Year of Publication

2018

Degree Name

Doctor of Philosophy (PhD)

Document Type

Doctoral Dissertation

College

Agriculture, Food and Environment

Department

Plant and Soil Sciences

First Advisor

Dr. Seth Debolt

Abstract

Soil and root microbial communities have been studied for decades, and the incorporation of high-throughput techniques and analysis has allowed the identification of endophytic/non-culturable organisms. This has helped characterize and establish the core microbiome of many model plant species which include underground and aboveground organs. Unfortunately, the information obtained from some of these model plants is not always transferable to other agronomic species. In this project, we decided to study the microbiome of the Nicotiana genus because of its importance in plant physiological and plant-microbe interactions studies. The data obtained was used as baseline information that allowed us to better understand the effect of microbial inoculums on the assembly of the microbiome of the plant. We analyzed 16s rRNA amplicons to survey the microbiome in different plant organs and rhizosphere from four different species. Bacterial strains evaluated were screened for a consistent reduction or improvement in plant growth. Four bacterial strains were tested and used as seed inoculum (Lf-Lysinobacillus fusisormis, Ms –Micrococcus sp., Bs–Bacillus sp., Bc–Bacillus cereus). Bs and Bc inoculants caused plant growth promotion, and in contrast Ms caused retarded growth, while Lf acted as a neutral or non-inducing phenotype strain. Data supported that microbial inoculum used as seed treatment caused systemic changes in the host plant microbiome. Functionality of the inoculum was studied and the response in plant growth was linked to hormonal changes (evaluated in the plant and in the bacterial strains). Gene expression analysis using a genome-scale approach revealed that genes that could possibly be involved in stress response are down-regulated for Bc and Bs treatments and up-regulated for Ms. Flexibility variability of the inoculum was also evaluated to have a better understanding of the main factors involved in the promotion or suppression of growth, and possibly its effect in following generations. In summary, the findings of this project support that the plant functional microbiome responds to exogenous stimulation from abiotic and biotic factors by adapting endogenous hormone responses.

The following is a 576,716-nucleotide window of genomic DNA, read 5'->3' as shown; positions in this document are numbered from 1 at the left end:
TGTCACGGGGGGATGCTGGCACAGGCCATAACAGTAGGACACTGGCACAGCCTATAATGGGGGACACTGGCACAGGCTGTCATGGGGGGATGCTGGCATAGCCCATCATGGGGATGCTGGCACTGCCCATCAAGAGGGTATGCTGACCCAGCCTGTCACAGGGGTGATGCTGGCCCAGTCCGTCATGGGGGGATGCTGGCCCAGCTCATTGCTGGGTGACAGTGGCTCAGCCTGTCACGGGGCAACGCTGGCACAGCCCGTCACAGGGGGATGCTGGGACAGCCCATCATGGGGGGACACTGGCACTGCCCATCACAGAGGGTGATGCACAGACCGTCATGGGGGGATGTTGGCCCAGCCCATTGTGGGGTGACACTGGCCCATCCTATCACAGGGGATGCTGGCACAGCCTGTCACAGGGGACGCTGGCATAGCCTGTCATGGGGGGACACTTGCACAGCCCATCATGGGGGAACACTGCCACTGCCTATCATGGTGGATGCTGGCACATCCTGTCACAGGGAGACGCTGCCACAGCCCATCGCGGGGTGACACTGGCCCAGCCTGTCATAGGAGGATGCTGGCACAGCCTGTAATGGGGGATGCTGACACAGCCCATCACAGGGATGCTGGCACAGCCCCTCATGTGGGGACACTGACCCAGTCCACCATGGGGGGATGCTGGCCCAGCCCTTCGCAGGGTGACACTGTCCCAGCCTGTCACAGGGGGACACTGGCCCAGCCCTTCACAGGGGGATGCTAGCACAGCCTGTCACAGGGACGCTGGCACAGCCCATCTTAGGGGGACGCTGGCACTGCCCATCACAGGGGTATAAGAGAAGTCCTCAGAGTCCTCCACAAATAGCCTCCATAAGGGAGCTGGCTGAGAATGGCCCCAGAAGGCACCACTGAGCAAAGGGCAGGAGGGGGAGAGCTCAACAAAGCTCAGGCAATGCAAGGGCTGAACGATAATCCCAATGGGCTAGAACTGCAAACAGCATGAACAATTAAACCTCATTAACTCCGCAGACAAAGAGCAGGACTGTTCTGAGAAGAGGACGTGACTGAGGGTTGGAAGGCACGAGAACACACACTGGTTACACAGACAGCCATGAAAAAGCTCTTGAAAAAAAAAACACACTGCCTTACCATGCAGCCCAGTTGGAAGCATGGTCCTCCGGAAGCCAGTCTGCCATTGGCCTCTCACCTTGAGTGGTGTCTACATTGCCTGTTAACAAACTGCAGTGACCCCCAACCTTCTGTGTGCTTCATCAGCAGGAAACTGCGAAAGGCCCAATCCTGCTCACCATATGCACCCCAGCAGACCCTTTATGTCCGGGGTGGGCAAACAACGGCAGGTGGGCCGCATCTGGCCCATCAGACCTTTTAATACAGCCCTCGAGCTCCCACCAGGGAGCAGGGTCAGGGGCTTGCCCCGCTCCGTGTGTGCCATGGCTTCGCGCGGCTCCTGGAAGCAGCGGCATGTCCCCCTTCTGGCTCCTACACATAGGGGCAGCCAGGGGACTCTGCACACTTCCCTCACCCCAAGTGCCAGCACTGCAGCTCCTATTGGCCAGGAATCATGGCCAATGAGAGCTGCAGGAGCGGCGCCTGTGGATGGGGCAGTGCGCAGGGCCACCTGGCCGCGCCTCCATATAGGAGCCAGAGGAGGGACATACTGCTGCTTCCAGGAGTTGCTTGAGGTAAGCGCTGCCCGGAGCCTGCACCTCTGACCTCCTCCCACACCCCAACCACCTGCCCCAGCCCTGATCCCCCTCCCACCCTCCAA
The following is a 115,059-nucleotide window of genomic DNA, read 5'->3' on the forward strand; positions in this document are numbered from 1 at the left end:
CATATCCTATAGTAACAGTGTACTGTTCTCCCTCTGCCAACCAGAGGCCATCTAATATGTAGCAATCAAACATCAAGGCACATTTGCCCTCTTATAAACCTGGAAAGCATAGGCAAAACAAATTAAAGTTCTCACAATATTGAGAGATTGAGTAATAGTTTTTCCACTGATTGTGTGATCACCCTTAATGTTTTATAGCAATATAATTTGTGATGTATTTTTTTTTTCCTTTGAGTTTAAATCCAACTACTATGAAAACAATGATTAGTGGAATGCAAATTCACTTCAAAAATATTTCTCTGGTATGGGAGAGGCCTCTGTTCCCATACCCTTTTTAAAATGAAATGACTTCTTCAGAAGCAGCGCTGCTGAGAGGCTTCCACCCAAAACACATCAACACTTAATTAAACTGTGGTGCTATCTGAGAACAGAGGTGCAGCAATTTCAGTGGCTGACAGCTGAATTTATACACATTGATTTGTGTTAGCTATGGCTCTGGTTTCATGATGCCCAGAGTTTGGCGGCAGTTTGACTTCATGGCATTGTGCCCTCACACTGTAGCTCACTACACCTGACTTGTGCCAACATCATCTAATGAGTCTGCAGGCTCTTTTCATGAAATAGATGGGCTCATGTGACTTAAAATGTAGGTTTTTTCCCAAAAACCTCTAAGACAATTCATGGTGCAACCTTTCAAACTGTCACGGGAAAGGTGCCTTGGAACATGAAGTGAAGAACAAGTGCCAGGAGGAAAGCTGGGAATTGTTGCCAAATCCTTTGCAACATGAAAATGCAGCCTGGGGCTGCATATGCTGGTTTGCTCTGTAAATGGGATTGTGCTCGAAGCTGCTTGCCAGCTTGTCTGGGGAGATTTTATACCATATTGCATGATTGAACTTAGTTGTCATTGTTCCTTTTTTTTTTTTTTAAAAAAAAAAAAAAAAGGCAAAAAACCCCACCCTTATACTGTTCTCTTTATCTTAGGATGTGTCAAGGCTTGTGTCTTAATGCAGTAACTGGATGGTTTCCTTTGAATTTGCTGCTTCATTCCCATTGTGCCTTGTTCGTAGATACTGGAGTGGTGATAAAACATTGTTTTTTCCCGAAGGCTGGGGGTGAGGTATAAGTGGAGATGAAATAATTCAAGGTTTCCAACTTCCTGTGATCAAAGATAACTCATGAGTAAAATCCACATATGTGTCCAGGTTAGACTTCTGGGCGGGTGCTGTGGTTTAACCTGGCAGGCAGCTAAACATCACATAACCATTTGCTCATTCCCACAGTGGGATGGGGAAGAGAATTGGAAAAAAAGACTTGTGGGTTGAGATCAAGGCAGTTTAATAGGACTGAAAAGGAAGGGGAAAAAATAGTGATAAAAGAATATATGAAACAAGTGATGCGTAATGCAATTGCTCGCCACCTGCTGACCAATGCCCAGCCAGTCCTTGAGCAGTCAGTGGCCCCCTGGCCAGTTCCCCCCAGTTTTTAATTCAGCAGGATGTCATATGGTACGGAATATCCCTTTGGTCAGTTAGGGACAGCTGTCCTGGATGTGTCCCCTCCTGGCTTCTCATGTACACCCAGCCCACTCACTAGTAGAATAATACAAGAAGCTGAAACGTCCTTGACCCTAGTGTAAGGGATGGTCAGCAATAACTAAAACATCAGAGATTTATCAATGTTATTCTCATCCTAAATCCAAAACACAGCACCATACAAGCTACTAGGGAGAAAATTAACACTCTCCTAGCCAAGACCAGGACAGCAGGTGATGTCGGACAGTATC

Digital Object Identifier (DOI)

https://doi.org/10.13023/ETD.2018.065

Available for download on Thursday, April 11, 2019

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